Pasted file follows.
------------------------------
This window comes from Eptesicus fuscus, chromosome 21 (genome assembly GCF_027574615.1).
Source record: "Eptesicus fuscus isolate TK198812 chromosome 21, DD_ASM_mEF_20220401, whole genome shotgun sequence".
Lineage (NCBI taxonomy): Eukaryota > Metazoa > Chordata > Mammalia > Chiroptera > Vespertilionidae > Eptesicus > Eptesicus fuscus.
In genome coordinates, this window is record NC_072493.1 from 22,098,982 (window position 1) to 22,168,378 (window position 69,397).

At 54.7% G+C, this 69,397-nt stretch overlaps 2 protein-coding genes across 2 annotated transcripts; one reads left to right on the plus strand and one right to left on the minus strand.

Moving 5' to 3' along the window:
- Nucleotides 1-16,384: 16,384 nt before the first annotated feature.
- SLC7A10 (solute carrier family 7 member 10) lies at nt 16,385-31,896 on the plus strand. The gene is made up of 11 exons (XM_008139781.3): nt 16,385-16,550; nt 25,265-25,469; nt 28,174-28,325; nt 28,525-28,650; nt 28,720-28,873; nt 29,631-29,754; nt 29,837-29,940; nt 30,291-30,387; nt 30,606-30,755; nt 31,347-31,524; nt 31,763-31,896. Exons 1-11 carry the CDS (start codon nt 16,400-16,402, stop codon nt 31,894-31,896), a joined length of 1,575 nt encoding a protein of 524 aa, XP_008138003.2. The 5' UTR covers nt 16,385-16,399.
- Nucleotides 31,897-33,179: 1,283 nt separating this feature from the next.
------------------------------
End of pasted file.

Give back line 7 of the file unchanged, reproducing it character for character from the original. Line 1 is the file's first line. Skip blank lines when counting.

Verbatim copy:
- Nucleotides 1-16,384: 16,384 nt before the first annotated feature.